UK Government Unveils Controversial 'Digital Safety Bill'

UK Government Unveils Controversial 'Digital Safety Bill'

LONDON — Boris Johnson’s Conservative government in the U.K. has finally unveiled its controversial “Online Safety Bill,” and introduced it in Parliament today.

The government focused on “pornography” as the main supposed “online harm.”

The Online Safety Bill, the Johnson government claims, “will protect children from harmful content such as pornography and limit people’s exposure to illegal content, while protecting freedom of speech.”

The lengthy announcement about the proposed legislation declared that the bill’s main mission is for “Parliament to approve what types of ‘legal but harmful’ content platforms must tackle.”

The U.K. is a “constitutional monarchy” with no written constitution, bill of rights, First Amendment or codified Section 230 protection for the monarch’s subjects.

Grandiose Claims About 'Online Safety'

The Conservative government’s statement, published via the official website, rather grandly claims the proposed measures are, in fact, “the world-first online safety laws.”

“Internet users are one step closer to a safer online environment as the government’s new world-leading online safety laws are brought before parliament today,” proclaimed the statement signed by Boris Johnson’s Department for Digital, Culture, Media & Sport and its leading official, Conservative MP Nadine Dorries.

“The Online Safety Bill marks a milestone in the fight for a new digital age which is safer for users and holds tech giants to account,” the government statement continued.

Chief targets of the bill are “social media platforms, search engines and other apps and websites allowing people to post their own content” — like OnlyFans or Pornhub, or mainstream sites like Twitter or Reddit, which tolerate adult content — “to protect children, tackle illegal activity and uphold their stated terms and conditions.”

Elevating Politicians as a New Online Censorship Body

The bill sets up the appointed U.K. officials running Ofcom, the government's communications regulatory agency, to become essentially a censorship body with “the power to fine companies failing to comply with the laws up to 10% of their annual global turnover, force them to improve their practices and block non-compliant sites.”

Johnson’s government also explicitly threatened “executives whose companies fail to cooperate with Ofcom’s information requests [with] prosecution or jail time within two months of the Bill becoming law, instead of two years as it was previously drafted.”

The government’s statement boasts of literally “a raft of other new offenses [which] have also been added to the Bill to make in-scope companies’ senior managers criminally liable for destroying evidence, failing to attend or providing false information in interviews with Ofcom, and for obstructing the regulator when it enters company offices.”

MP Dorries stated that, after the bill’s passage, “social media platforms will only be required to tackle ‘legal but harmful’ content, such as exposure to self-harm, harassment and eating disorders, set by the [Conservative] government and approved by Parliament.”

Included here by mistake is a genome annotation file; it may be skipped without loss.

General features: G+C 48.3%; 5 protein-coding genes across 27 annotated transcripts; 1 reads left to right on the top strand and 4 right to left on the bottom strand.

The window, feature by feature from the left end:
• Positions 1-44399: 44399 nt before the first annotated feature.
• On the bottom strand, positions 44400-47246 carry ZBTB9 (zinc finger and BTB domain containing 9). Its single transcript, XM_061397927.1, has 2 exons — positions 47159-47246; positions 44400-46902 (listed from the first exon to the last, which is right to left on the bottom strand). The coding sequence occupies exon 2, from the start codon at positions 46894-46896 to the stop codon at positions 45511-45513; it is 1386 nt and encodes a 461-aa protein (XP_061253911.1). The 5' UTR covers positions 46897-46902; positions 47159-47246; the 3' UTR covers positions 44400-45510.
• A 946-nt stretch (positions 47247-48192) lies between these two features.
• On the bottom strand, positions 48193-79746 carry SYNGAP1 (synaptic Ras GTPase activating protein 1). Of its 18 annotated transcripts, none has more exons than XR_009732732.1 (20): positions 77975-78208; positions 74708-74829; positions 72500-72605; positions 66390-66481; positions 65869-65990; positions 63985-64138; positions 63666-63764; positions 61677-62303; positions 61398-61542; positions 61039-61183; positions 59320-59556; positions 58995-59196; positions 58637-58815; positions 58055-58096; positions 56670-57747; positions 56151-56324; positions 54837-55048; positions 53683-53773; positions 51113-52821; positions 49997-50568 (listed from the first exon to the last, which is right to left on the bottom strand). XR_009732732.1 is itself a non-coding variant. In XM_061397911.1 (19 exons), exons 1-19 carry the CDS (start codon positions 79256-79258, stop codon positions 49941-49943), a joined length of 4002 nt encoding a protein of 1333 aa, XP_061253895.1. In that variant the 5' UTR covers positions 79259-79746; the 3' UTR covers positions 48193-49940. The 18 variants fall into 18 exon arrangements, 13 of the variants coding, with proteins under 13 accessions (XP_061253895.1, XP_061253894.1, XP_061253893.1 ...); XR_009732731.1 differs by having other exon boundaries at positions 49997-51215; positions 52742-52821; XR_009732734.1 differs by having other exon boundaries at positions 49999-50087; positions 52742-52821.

Also included within “harmful content,” however, is whatever the current government decides to define as “pornography.”

A 'Constitutional Monarchy' Without First Amendment Protections

Previous versions of the bill and statements by politicians and activists also appeared to target something called “violent pornography” or “extreme pornography,” the definition or assessment of which would be left to the discretion of government officials.

“Previously,” Dorries continued, platforms “would have had to consider whether additional content on their sites met the definition of legal but harmful material. This change removes any incentives or pressure for platforms to over-remove legal content or controversial comments and will clear up the grey area around what constitutes legal but harmful.”

The bill also presents a peculiar version of "freedom of the press" for the First Amendment-less U.K. with a special category of “recognized media outlets” which would get blanket protection to make any statements — regardless of accuracy — without platforms being able to do anything about it.

A Nightmarish Vision of the 'Depraved' Internet

Conservative Minister of State for Security and Borders Damian Hinds added his own vision of the internet where “the most depraved criminals have been given fresh avenues to exploit vulnerable people and ruin lives, whether that be by stealing the innocence of children or destroying finances.”

The new bill very specifically singles out “all websites which publish or host pornography, including commercial sites,” to “put robust checks in place to ensure users are 18 years old or over.”

The small print in the announcement includes the reveal that “the agreed categories of 'legal but harmful' content will be set out in secondary legislation and subject to approval by both Houses of Parliament. Social media platforms will only be required to act on the priority legal harms set out in that secondary legislation, meaning decisions on what types of content are harmful are not delegated to private companies or at the whim of internet executives.”

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